|Matthew Henry's Concise Commentary|
78:9-39. Sin dispirits men, and takes away the heart. Forgetfulness of God's works is the cause of disobedience to his laws. This narrative relates a struggle between God's goodness and man's badness. The Lord hears all our murmurings and distrusts, and is much displeased. Those that will not believe the power of God's mercy, shall feel the fire of his indignation. Those cannot be said to trust in God's salvation as their happiness at last, who can not trust his providence in the way to it. To all that by faith and prayer, ask, seek, and knock, these doors of heaven shall at any time be opened; and our distrust of God is a great aggravation of our sins. He expressed his resentment of their provocation; not in denying what they sinfully lusted after, but in granting it to them. Lust is contented with nothing. Those that indulge their lust, will never be estranged from it. Those hearts are hard indeed, that will neither be melted by the mercies of the Lord, nor broken by his judgments. Those that sin still, must expect to be in trouble still. And the reason why we live with so little comfort, and to so little purpose, is, because we do not live by faith. Under these rebukes they professed repentance, but they were not sincere, for they were not constant. In Israel's history we have a picture of our own hearts and lives. God's patience, and warnings, and mercies, imbolden them to harden their hearts against his word. And the history of kingdoms is much the same. Judgments and mercies have been little attended to, until the measure of their sins has been full. And higher advantages have not kept churches from declining from the commandments of God. Even true believers recollect, that for many a year they abused the kindness of Providence. When they come to heaven, how will they admire the Lord's patience and mercy in bringing them to his kingdom!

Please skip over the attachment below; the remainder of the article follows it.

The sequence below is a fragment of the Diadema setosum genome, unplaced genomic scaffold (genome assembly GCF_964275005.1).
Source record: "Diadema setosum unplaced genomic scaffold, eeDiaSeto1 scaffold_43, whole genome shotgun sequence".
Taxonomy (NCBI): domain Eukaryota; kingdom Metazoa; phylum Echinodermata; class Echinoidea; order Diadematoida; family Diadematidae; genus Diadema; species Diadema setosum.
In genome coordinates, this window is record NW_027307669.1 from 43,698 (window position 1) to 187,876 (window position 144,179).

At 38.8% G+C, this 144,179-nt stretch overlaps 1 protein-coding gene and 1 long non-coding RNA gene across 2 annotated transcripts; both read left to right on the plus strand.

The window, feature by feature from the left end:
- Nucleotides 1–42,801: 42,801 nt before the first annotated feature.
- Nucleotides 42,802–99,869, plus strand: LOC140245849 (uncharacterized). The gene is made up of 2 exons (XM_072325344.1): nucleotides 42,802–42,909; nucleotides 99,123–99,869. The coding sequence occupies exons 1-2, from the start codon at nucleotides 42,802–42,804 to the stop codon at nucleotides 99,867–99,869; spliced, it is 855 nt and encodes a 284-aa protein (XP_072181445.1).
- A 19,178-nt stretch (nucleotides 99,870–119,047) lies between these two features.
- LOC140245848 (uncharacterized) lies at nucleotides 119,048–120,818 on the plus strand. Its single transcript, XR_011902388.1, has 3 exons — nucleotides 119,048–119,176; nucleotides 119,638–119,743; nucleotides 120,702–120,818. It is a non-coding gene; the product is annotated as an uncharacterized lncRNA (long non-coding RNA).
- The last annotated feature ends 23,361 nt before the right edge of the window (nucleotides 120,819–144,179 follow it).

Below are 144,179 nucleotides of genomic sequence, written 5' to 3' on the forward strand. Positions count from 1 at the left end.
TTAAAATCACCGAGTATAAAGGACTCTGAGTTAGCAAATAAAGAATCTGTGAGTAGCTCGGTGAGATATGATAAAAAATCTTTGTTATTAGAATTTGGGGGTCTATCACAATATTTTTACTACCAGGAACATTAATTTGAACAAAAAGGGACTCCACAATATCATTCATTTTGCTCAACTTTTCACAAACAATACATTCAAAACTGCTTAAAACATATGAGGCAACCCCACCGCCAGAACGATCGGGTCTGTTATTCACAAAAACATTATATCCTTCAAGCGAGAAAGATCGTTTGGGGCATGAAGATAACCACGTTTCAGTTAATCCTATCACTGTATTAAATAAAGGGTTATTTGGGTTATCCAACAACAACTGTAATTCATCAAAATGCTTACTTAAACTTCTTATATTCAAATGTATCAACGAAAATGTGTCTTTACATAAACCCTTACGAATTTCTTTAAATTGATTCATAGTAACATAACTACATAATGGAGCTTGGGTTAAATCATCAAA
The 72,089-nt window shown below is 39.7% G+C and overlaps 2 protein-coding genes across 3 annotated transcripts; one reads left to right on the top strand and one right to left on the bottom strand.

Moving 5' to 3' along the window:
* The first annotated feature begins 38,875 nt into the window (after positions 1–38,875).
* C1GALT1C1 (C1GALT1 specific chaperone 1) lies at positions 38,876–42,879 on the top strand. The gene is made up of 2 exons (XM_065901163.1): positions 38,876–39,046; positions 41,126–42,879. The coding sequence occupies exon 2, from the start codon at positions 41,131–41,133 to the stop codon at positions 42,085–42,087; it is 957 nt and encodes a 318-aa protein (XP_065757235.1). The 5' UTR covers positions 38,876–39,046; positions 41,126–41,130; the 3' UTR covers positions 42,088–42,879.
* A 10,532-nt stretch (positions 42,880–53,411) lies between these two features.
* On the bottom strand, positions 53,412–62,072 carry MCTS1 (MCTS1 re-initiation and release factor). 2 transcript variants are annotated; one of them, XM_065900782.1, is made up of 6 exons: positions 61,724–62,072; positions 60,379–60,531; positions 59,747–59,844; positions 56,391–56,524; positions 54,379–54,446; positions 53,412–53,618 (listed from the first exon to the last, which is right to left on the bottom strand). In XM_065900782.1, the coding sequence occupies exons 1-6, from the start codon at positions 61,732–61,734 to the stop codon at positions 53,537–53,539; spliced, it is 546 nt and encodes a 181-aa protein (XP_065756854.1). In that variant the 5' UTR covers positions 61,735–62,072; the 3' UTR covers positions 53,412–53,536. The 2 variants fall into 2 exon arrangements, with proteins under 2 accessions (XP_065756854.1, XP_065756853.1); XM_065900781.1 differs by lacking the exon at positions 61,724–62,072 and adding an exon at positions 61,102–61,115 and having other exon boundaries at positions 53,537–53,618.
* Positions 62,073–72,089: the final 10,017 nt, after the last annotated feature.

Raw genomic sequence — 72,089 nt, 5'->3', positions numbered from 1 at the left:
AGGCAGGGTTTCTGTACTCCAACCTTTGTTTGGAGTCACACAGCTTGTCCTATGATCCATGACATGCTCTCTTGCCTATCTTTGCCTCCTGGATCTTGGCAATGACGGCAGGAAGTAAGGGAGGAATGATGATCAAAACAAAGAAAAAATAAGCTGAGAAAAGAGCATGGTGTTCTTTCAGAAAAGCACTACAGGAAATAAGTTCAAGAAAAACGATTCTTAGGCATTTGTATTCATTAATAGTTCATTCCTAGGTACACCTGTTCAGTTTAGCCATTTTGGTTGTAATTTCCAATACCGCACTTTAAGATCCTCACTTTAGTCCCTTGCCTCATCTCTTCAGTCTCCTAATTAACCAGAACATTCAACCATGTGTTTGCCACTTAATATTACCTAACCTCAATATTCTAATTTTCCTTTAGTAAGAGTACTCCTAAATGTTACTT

Verse 13. - He divided the sea, and caused them to pass through (see Exodus 14:21, 22). And he made the waters to stand as an heap. The expression is taken from the Song of Moses (Exodus 15:8). It must be understood poetically.
Gill's Exposition of the Entire Bible
He divided the sea,.... The Targum adds,
"by the rod of Moses their master;''
which he was ordered to lift up, and to stretch out his hand over the sea; which he did, and at the same time a strong east wind was raised, which caused the sea to go back, and divided the waters of it; see Exodus 14:16.
and caused them to pass through; that is, he caused the Israelites to pass through the sea; this they did in faith, Hebrews 11:29, in the faith of the power and promise of God, and of future grace and blessings, which this was an emblem of; for it was a representation of baptism, and is so called, 1 Corinthians 10:1 and of the sea of Christ's blood, or of his sufferings and death; whereby all enemies are overcome and destroyed, as sin and Satan, signified by the Egyptians, and salvation is wrought, and every blessing of grace procured; and of the passage of God's people through the sea of this world, and afflictions in it, safe to glory:
and he made the waters to stand as an heap; and were as a wall on the right hand and on the left hand so they continued until the Israelites had passed through; and then they returned, and covered the Egyptians, and drowned them, Exodus 14:22.
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